• Likely this is a staged photo – perhaps for the local newspaper – and the entire setup of cop on a trike, photographer with camera and tripod plus someone directing traffic around is what has drawn the attention of the person in the rumble seat going by. The opportunity of getting your picture in the paper is not going to be wasted on an ordinary patrolman.

  5. The Servi-Car or Model G was modified with left-hand drive (right hand shift, left hand throttle) for parking police. The originals were all right-hand drive, and the first departments to adopt them rode two-up with a driver and a chalker. I know of some 1935 models with left-hand drive, so the option appeared early in the vehicle’s life.

  6. The last meter maid trikes I can recall seeing were by the city of Orlando till about the late eighties and the girls didn’t sport spiffy uniforms just civvies.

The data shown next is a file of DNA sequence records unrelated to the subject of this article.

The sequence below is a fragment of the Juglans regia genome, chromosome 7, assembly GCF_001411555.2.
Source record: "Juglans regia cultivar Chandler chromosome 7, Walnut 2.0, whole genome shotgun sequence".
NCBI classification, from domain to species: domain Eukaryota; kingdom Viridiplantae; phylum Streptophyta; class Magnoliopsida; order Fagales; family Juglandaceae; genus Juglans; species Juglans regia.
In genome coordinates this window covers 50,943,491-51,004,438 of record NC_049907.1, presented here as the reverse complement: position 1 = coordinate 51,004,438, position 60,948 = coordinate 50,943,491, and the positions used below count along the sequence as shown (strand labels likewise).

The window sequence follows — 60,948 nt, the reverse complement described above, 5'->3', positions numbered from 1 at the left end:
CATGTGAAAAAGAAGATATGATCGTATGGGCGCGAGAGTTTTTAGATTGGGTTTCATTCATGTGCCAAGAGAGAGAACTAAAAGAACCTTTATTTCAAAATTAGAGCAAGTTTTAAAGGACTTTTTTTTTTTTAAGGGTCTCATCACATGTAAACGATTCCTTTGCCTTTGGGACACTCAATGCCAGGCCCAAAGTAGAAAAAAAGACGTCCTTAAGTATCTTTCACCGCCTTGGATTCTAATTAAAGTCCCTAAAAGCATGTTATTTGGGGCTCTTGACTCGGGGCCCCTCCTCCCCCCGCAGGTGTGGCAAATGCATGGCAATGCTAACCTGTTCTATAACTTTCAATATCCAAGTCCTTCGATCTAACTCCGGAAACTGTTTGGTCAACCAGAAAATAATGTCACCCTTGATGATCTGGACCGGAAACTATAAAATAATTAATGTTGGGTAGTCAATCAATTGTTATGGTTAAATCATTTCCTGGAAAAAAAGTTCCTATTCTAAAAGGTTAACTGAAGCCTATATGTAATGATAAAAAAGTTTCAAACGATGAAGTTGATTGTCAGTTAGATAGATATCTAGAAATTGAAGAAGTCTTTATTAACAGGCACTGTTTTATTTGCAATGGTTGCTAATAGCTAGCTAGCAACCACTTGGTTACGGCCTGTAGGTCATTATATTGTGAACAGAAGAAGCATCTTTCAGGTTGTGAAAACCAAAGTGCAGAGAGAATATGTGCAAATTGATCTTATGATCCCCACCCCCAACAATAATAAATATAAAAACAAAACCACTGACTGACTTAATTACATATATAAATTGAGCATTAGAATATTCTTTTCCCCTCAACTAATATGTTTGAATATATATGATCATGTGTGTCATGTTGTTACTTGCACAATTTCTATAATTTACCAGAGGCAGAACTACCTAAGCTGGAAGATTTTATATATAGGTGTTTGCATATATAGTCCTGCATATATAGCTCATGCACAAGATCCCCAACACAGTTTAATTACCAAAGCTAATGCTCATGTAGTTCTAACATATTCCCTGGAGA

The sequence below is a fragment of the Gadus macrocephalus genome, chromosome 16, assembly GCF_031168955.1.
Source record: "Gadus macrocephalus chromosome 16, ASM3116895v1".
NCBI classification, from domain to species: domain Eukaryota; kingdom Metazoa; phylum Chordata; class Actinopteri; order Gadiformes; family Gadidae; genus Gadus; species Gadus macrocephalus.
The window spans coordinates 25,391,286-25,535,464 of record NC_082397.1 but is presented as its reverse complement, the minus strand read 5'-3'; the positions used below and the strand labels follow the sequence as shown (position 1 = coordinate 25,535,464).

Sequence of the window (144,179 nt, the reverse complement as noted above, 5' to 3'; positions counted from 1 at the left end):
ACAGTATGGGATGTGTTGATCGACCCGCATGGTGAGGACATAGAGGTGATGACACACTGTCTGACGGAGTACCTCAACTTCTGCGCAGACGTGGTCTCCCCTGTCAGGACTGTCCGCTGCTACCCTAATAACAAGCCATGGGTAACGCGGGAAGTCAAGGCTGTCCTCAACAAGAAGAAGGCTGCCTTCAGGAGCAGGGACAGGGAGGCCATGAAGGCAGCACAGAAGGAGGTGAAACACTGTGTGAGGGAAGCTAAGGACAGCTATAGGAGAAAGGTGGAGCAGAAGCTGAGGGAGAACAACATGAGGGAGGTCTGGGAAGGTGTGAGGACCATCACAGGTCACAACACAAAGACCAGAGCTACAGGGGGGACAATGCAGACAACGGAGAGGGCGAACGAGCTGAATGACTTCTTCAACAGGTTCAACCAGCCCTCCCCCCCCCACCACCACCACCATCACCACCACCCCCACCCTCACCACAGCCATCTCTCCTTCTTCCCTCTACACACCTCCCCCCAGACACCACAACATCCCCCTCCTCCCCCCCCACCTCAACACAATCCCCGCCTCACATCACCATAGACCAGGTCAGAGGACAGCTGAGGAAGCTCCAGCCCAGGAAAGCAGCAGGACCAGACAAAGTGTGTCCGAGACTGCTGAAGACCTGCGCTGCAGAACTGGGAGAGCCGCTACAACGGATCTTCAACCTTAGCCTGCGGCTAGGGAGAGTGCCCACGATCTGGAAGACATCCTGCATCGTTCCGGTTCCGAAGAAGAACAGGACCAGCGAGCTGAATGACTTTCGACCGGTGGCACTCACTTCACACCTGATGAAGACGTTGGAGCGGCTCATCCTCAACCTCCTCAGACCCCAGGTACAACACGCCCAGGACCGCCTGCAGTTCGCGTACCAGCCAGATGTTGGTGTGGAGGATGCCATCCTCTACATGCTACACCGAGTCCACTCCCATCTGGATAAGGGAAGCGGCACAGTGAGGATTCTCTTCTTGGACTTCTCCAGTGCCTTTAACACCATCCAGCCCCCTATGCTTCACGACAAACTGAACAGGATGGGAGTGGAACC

After that they used Cushman 4 wheelers with roofs.

  7. The Union 76 Service station I worked for in 1950 had a Harley service cycle, we used it to pick up and return vehicles that had serviced. It had a hitch set up with a clamp to attach to the Bumper of a car or pickup. Kind of fun to ride but did not handle well at all. Cornering could be come a problem.

    • NYPD had some of these as did the SFPD at least into the early nineties then went to the dreaded Cushmans.
      Babe Zanca Garage in Mission St in SF had a Servi-car with the tow hook into the mid eighties.

  8. Notice the distance between the doors and bodies on the Mustangs. …pretty big. Assembly quality is a concern. I must say I’ve never been a Mustang lover.